We are all biased. Consciously and unconsciously.
Consciously we have preferences; things that we prefer, that we choose, and this influences that ways in which we act and present ourselves to the world.
Unconsciously we have biases that influence our actions and are influenced by society and ingrained notions of 'good' or 'bad'. This podcast explores this phenomena better than I can explain it.
Post-truth is a term that entered the general lexicon last year. It suggests that we live in an age of "alternative facts" where individual 'truths' are more important than objective facts. This is manifest in a denial of reality, a rejection of expert testimony, and the jealous defence of personal perception over other possible views.
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When we see or hear things that challenge our opinions, people are beginning to retaliate rather than rethink.
The BBC is constantly accused of bias: last year there was even a debate in the House of Commons on the issue. Whatever they report, however they report it, someone, somewhere, believes that they are being biased. In the issue of Brexit both sides are angry at what they see as an 'obvious' preference for the other side, and it was the same during the General Election.
Here's the thing: I think that the BBC are actually pretty neutral. I think that they have to be. But we are not used to seeing, hearing or reading completely nonpartisan coverage of an issue any more.
I heard somewhere, recently, that the BBC is bound by a code of conduct of impartiality in the UK that doesn't extend to newspapers or other news channels. This means that newspapers can be prejudice as their editors wish, with repercussions only when they misreport, rather than misrepresent the facts. The BBC can't do this: they have to show objectivity.
However; during political or sociological debates, when invited guests are brought into studios to answer questions, the BBC selects these participants based on party vote share: this means that as, unfortunately, UKIP got a larger number of votes nationwide than the Green Party, they are more likely to invite a UKIP spokesperson onto a show rather than the Green Party MP. This can mean that the debate appears biased, but it is more reflective of the opinion across the country.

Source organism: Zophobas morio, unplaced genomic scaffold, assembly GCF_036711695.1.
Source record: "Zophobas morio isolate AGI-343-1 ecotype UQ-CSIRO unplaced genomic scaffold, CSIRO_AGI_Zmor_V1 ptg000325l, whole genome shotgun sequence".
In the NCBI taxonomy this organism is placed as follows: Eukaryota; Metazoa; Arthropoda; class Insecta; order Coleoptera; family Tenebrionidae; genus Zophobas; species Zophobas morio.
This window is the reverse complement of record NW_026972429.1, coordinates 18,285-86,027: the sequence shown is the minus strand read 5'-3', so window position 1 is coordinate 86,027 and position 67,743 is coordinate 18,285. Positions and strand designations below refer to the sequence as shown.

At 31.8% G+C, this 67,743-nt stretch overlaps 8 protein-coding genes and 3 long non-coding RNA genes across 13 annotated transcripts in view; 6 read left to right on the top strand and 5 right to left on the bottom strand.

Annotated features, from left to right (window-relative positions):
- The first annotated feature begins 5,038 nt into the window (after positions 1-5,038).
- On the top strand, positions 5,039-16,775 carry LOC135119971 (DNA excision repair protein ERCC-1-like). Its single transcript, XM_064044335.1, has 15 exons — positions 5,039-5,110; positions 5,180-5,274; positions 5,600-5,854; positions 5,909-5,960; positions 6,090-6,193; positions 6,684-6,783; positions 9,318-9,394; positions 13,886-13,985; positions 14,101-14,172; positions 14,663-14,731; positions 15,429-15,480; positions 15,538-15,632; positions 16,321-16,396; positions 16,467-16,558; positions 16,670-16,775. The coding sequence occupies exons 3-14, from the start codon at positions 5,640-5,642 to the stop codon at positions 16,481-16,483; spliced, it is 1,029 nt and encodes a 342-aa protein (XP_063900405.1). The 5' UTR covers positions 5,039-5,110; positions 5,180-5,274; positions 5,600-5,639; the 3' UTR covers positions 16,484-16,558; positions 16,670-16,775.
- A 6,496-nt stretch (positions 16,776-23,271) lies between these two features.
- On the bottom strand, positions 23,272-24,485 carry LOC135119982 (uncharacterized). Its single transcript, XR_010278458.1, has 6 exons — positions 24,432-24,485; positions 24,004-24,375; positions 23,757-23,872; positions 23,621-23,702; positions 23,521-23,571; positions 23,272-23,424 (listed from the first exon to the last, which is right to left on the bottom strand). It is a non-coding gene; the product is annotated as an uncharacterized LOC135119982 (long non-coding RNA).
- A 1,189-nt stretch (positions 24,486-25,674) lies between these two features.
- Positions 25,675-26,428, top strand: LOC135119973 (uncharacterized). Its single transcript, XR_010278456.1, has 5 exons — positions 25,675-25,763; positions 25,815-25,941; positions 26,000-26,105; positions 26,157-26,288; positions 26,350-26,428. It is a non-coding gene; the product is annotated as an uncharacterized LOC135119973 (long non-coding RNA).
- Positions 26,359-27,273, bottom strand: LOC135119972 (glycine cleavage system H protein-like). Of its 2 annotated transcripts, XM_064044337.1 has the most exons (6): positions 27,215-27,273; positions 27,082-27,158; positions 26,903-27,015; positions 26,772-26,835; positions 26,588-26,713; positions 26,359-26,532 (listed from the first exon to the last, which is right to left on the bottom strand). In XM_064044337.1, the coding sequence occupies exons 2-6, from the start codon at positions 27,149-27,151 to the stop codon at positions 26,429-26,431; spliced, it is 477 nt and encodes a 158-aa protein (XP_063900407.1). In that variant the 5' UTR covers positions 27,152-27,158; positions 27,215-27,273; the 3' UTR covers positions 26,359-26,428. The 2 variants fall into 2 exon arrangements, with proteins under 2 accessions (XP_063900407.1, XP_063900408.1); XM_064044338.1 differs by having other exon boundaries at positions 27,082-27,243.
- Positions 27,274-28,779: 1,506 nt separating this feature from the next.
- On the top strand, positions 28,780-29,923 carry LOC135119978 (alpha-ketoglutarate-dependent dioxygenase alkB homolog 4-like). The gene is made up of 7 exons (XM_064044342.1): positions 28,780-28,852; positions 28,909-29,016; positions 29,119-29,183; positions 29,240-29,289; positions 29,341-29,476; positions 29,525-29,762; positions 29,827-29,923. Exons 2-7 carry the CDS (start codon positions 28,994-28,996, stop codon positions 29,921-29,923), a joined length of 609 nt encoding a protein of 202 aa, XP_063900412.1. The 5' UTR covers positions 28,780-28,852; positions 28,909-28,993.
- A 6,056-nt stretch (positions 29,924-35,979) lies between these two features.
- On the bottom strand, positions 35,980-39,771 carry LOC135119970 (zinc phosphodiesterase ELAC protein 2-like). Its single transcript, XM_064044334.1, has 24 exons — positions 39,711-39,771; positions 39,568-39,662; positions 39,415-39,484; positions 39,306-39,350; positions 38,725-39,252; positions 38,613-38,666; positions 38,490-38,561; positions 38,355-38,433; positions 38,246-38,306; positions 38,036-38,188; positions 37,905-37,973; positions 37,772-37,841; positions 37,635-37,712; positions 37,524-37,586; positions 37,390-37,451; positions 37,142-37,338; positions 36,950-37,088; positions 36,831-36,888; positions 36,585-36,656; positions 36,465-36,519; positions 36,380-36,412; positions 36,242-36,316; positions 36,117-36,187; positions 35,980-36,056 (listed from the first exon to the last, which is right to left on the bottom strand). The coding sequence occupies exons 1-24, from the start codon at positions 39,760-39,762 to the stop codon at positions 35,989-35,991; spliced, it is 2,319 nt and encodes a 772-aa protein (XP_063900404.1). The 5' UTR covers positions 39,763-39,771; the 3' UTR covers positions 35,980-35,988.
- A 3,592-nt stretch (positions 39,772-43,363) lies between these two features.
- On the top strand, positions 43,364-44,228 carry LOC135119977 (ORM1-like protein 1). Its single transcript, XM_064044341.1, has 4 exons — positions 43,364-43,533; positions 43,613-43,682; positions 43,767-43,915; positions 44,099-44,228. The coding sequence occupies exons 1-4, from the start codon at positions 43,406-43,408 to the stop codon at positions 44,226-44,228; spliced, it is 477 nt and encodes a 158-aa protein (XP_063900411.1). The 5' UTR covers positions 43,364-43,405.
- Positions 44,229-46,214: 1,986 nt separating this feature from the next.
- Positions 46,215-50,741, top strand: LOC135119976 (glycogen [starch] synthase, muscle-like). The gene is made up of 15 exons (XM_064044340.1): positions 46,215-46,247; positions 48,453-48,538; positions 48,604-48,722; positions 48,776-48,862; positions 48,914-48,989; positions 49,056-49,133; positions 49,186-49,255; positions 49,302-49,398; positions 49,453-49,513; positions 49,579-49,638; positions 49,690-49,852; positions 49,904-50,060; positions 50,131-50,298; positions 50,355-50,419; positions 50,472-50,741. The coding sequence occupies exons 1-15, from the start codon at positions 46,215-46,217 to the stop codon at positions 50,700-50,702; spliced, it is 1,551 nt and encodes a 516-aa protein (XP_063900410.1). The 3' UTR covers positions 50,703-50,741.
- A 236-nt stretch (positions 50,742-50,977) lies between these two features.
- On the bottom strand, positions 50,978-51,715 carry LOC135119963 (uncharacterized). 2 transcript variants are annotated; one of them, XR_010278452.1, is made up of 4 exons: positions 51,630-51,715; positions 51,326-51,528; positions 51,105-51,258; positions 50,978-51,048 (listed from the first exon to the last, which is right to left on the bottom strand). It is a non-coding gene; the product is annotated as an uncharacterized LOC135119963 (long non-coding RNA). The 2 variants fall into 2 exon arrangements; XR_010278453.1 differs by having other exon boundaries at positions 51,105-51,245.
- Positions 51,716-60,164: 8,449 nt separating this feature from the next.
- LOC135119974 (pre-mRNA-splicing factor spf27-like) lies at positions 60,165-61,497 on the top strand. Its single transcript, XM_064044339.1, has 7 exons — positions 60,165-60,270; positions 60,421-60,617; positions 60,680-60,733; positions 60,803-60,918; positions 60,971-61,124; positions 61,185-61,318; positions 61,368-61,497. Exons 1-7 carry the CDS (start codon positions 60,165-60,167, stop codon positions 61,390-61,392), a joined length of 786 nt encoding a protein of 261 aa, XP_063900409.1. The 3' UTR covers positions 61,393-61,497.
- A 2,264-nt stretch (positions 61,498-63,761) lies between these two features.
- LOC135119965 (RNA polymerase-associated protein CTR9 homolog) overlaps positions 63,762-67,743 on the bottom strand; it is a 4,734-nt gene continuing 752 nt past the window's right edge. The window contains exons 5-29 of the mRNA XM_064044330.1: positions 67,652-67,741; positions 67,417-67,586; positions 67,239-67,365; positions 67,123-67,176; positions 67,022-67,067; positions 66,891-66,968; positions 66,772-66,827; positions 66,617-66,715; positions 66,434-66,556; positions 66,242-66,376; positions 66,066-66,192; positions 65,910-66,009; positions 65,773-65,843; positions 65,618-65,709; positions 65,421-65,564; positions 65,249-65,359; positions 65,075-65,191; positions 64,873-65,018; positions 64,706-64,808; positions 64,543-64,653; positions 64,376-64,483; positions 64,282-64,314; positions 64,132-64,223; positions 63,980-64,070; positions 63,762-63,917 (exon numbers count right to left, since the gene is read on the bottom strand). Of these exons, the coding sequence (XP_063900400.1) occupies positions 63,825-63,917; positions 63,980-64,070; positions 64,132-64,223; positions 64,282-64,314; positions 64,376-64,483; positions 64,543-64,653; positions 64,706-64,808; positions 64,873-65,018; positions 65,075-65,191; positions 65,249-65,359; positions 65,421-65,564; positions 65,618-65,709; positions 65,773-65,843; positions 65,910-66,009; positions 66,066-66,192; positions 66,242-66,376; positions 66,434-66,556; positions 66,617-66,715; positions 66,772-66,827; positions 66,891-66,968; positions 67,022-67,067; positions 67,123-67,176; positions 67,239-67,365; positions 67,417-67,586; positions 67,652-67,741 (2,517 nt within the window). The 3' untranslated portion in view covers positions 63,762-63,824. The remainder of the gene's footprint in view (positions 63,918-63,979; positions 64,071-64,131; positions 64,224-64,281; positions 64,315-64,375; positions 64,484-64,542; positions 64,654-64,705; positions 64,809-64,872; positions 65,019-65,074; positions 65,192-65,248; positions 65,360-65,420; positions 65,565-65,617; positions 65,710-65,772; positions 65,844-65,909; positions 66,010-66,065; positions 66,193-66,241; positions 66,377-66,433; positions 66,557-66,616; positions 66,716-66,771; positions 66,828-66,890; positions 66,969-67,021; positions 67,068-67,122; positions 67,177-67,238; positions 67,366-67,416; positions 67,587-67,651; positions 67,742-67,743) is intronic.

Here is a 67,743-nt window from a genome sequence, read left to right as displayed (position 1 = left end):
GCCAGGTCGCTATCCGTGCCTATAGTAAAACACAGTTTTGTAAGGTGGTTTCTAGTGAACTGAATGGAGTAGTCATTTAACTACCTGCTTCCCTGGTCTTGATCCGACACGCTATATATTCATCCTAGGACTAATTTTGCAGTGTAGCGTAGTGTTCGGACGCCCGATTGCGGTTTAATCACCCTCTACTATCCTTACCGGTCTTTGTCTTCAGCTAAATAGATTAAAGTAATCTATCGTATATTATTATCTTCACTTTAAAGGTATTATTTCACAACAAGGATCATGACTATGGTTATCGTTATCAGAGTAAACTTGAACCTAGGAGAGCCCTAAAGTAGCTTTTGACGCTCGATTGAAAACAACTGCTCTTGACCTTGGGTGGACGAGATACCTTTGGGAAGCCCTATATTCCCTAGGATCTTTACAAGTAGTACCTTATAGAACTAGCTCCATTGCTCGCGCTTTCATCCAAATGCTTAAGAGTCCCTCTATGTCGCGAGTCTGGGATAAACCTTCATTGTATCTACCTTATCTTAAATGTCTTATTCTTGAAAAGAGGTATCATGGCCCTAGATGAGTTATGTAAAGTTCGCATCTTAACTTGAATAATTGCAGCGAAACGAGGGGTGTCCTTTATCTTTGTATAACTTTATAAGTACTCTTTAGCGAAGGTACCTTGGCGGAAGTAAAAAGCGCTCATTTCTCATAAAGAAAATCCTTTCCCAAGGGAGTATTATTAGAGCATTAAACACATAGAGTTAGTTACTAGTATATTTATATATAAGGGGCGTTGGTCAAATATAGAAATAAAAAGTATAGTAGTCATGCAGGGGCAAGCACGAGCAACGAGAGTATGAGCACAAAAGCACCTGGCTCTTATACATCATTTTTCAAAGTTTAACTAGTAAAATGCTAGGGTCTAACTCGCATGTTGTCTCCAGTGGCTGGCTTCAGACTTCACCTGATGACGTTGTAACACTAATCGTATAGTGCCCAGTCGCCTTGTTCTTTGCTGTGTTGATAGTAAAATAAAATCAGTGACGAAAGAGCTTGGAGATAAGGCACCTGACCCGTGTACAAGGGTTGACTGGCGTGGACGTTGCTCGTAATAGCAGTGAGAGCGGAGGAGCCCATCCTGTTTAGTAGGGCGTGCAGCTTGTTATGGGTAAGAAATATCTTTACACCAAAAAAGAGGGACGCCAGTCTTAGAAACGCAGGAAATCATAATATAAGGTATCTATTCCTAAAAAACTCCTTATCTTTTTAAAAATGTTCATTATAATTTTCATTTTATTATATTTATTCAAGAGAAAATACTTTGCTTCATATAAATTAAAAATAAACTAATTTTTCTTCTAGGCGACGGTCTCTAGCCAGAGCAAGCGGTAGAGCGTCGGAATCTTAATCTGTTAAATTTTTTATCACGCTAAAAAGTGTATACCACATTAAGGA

Image Source: bbc.co.uk
I believe that it's very important to attempt to absorb a range of views and viewpoints. This can help us empathise and understand an opposing opinion, but it can also cause anger: I occasionally endeavour to read a newspaper that has a diametrically converse outlook to the one I personally hold, even though they often make me really angry, both in the language they use and the way the language is employed.
Alongside this, I strongly believe that the press should report facts, not opinions. And that any curtailment on the freedom of reporting facts is a threat to all of our freedoms. Witness la-Leadsom's sinister comment that news reporters ought to be 'more patriotic' when reporting about Brexit. As if reporting factually on the fall in sterling, the widespread unrest, the debacle of negotiations, without at least having the decency to wear a Union Jack tie and praise Our Glorious Leader in the next breath, is somehow misleading to the nation.
To mis-quote Voltaire: I may not believe what you say, but I will defend to the death your right to say it. We live in a free country (for now) and we are entitled to our opinions. But every right comes with a responsibility, and it is also our responsibility to respect the opinions of someone who may think differently to us.
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The other is not like us. But we are all other and we are all us, and it is important to remember this. Especially in times when bias is mainstream, and alternative facts are reality.